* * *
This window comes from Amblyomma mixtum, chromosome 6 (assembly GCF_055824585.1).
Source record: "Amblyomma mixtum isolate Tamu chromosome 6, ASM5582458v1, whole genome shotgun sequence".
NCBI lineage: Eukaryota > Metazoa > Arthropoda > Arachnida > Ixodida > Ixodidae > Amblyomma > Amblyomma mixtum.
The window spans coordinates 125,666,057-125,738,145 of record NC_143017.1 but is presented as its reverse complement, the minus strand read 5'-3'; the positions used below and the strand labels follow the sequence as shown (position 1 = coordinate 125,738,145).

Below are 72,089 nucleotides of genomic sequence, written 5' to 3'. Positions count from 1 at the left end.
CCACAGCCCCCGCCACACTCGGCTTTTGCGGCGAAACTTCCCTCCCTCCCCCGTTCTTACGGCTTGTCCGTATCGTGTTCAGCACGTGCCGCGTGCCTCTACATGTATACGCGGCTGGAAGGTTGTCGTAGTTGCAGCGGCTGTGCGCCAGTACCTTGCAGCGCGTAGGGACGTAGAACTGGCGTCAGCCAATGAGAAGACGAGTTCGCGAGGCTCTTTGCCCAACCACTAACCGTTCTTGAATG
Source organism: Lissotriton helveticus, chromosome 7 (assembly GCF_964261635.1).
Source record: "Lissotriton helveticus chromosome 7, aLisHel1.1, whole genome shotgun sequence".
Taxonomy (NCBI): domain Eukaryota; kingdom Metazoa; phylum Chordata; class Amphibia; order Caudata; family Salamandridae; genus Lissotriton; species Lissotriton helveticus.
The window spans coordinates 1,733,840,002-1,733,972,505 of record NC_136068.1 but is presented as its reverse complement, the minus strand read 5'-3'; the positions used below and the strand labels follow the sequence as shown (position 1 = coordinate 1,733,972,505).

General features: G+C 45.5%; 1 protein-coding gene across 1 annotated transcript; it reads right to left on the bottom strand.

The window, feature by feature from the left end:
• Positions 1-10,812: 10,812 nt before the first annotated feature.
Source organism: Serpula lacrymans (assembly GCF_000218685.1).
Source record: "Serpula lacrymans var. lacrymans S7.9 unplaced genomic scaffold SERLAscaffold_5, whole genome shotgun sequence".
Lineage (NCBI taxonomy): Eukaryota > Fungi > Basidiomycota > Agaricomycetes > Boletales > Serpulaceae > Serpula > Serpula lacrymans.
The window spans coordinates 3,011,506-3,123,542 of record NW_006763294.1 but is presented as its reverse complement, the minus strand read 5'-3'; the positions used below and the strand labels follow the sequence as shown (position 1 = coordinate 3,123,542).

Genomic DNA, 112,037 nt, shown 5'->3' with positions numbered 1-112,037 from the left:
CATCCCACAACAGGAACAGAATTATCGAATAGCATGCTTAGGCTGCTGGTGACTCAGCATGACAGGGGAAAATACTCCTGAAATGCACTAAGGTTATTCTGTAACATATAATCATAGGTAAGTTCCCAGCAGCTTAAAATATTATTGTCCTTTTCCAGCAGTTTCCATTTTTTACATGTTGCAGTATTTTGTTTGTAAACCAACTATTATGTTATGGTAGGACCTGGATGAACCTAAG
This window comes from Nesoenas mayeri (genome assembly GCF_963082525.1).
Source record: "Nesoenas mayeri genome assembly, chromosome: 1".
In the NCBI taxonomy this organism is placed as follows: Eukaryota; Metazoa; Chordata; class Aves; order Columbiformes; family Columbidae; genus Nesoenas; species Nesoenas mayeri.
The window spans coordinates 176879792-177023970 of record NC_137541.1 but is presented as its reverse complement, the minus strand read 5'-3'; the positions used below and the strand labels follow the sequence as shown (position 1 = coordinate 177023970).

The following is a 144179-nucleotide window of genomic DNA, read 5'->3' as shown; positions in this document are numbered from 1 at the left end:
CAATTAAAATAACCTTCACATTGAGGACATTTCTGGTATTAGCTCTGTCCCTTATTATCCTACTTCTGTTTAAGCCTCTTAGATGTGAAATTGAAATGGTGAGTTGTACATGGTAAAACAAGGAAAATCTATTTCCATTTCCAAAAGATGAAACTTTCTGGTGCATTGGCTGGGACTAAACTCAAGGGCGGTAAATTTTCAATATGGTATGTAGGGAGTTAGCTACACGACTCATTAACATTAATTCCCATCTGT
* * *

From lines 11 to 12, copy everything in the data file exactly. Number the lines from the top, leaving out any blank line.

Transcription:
General features: G+C 45.5%; 1 protein-coding gene across 1 annotated transcript; it reads right to left on the bottom strand.

The window, feature by feature from the left end: